Academic journal article Journal of Accountancy

How to Stand out in Today's Marketplace

Academic journal article Journal of Accountancy

How to Stand out in Today's Marketplace

Article excerpt

[ILLUSTRATION OMITTED]

The Institute has developed a multiyear marketing campaign to differentiate CPAs from other tax preparers. The initiative includes a set of tools to help members promote the value of CPA providers of tax services and to distinguish them from their competitors, and a comprehensive tax website for consumers with dynamic content and interactive functionality.

The AICPA is offering a marketing toolkit that is free to members. It includes:

* Print ads and a radio spot.

* Tweets to post on Twitter as part of CPAs' social media campaigns centered around holidays throughout the year.

* Suggestions CPAs can use to pitch local newspaper and television stations for tax-related stories using the member as an expert.

* A tax savings brochure for clients that includes information on tax rates, exemptions, deductions and additional tips.

* A PowerPoint presentation and speech (one for individuals, one for small businesses) CPAs can give to potential clients and/or use in their communities.

* A brochure promoting the value of a CPA. This also includes information about the types of year-round services CPAs provide, including retirement planning, education planning, estate planning and day-to-day budgeting, among other things.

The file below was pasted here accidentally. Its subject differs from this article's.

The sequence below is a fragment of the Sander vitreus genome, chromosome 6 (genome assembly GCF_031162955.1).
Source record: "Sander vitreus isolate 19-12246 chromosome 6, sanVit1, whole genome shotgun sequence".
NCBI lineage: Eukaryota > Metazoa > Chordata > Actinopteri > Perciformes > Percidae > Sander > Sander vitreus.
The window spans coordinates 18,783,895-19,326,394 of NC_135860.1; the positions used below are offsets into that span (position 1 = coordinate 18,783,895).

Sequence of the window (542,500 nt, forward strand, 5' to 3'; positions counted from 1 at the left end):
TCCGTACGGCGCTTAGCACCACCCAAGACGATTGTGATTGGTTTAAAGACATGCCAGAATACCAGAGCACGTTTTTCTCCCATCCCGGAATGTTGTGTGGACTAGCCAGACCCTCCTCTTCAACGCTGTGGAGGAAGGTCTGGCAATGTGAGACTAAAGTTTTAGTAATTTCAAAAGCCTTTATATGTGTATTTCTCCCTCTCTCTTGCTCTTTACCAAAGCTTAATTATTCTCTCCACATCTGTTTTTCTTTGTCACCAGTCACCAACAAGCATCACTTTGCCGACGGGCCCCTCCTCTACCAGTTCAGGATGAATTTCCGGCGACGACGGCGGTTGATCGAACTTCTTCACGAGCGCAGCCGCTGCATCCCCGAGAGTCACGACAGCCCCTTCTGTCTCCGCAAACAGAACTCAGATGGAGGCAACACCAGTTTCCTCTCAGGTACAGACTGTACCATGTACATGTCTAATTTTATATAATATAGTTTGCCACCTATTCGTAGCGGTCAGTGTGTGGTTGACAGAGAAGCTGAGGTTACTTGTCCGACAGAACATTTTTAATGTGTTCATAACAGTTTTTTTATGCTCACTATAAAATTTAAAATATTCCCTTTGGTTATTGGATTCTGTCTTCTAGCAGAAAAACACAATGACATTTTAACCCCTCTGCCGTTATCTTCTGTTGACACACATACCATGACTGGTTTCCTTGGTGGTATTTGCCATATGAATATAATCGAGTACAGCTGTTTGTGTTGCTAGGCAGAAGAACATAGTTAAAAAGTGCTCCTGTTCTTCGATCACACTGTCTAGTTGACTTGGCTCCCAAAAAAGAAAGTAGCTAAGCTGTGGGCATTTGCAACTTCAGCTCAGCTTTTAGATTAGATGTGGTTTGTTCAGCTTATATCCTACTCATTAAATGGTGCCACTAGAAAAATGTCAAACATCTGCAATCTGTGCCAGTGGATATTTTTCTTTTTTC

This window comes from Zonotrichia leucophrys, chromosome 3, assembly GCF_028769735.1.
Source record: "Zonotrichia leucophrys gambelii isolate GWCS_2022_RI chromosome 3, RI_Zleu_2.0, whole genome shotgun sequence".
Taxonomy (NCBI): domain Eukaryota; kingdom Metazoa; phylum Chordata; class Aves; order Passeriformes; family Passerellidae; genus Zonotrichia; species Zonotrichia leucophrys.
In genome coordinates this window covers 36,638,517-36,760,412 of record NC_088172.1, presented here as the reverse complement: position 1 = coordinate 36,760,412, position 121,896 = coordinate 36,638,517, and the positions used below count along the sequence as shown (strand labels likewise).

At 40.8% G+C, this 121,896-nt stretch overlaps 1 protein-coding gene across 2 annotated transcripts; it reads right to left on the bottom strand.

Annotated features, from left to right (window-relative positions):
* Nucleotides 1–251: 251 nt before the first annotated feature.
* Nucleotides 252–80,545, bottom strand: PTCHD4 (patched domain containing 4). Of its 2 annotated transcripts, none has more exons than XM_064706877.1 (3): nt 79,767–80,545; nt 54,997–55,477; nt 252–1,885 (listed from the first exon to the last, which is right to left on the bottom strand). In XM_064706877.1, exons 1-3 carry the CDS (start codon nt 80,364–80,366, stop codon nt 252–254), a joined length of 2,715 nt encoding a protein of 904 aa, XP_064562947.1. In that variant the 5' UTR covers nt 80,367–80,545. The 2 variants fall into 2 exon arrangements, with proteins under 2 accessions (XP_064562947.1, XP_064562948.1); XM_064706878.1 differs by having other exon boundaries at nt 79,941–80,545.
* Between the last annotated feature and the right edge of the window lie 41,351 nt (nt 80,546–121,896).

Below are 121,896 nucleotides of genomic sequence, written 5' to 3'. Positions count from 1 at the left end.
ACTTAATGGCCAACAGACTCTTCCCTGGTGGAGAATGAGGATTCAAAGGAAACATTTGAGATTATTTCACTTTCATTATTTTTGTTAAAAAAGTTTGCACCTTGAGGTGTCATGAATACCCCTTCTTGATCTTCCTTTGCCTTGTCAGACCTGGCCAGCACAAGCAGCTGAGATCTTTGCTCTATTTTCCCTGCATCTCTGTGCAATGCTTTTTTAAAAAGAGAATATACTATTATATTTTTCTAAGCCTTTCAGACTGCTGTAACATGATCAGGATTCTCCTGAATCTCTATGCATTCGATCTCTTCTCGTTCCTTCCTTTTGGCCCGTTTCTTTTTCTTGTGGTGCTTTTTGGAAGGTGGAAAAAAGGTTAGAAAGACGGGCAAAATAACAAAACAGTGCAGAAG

"As stewards of the CPA brand, we help our members create market awareness and establish themselves as the trusted financial adviser in their communities by providing them with marketing materials that showcase their expertise, qualifications and breadth of knowledge," said Cheryl Reynolds, director-Communications, Advertising & Brand Management for the AICPA.

In particular, the AICPA is concerned that the IRS regulation of paid tax preparers may create confusion among consumers. As a result, it is important for CPAs to educate their existing and prospective clients about what makes them the preferred providers of tax services, Reynolds said.

Recent regulations require paid preparers to register with the ILLS, obtain and use a preparer tax identification number, comply with Circular 230 ethical standards and, in the future, pass a minimum competency exam and undergo continuing education. CPAs, attorneys and enrolled agents are exempt from the examination and continuing education requirements. …

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